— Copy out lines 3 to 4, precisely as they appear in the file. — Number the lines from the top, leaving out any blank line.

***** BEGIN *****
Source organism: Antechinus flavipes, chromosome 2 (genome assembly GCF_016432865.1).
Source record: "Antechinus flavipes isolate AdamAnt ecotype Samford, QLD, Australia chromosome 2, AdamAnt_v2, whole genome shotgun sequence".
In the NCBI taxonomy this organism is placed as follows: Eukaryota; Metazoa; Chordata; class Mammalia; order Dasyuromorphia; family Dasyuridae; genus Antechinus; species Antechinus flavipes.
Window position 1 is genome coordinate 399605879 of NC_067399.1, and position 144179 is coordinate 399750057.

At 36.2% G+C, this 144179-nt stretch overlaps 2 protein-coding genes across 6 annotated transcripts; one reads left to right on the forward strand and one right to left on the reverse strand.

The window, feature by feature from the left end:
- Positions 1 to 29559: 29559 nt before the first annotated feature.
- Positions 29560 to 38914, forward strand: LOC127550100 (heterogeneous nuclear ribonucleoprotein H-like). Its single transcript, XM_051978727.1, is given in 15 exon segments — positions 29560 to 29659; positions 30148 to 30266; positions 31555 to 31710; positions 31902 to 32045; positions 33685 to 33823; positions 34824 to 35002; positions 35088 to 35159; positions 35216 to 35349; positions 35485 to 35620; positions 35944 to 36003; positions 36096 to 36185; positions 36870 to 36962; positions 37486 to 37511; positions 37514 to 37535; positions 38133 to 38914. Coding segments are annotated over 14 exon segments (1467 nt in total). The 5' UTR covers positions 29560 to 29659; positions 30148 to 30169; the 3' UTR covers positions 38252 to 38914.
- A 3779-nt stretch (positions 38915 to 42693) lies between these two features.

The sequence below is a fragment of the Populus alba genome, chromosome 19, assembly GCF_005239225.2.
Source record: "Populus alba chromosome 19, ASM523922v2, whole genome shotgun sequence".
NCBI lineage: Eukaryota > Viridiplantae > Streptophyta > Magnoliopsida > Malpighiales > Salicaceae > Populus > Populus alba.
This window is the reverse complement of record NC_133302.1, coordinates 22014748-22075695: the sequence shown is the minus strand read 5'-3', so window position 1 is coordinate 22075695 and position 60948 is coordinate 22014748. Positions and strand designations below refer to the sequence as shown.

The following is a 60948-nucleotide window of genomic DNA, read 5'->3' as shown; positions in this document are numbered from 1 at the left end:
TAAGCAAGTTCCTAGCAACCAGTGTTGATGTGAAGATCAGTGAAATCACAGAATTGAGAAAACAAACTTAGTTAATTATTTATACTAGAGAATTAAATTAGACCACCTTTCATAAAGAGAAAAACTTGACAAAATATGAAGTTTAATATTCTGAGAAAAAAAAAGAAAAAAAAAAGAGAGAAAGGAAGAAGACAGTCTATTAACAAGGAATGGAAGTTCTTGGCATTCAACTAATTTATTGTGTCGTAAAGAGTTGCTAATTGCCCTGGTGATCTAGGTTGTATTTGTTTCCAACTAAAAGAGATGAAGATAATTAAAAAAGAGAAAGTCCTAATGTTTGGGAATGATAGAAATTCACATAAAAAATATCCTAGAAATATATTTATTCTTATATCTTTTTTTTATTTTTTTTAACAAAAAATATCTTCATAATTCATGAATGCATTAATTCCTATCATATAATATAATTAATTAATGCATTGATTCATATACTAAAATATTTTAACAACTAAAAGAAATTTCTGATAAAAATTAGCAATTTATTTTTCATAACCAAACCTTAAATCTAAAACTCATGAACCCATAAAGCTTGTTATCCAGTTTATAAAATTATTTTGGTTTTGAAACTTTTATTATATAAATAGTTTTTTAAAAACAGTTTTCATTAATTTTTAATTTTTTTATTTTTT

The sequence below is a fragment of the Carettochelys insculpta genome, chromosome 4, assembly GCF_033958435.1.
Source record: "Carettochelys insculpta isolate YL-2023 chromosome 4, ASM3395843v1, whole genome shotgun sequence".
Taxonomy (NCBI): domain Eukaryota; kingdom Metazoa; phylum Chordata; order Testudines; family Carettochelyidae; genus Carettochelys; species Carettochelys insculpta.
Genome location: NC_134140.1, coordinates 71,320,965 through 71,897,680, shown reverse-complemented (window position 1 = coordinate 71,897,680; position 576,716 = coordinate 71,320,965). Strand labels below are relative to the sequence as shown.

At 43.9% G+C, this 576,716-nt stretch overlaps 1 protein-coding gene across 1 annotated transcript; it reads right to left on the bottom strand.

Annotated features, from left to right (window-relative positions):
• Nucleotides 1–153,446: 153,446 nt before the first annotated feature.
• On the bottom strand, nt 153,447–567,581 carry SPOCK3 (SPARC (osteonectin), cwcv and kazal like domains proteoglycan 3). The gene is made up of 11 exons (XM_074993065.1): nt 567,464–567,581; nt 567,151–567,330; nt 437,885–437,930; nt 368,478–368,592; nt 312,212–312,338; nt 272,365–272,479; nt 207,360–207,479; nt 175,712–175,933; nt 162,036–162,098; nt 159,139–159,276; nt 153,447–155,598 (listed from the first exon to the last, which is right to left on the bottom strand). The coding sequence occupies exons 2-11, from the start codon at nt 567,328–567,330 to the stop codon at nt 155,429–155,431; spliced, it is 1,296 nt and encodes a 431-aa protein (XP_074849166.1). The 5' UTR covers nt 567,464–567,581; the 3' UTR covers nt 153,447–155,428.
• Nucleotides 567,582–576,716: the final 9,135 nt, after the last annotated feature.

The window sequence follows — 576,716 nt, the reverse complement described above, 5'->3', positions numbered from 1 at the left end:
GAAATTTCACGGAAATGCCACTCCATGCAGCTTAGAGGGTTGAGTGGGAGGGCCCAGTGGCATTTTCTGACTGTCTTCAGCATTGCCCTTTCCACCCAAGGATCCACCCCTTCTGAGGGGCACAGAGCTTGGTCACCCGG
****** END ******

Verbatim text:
In the NCBI taxonomy this organism is placed as follows: Eukaryota; Metazoa; Chordata; class Mammalia; order Dasyuromorphia; family Dasyuridae; genus Antechinus; species Antechinus flavipes.
Window position 1 is genome coordinate 399605879 of NC_067399.1, and position 144179 is coordinate 399750057.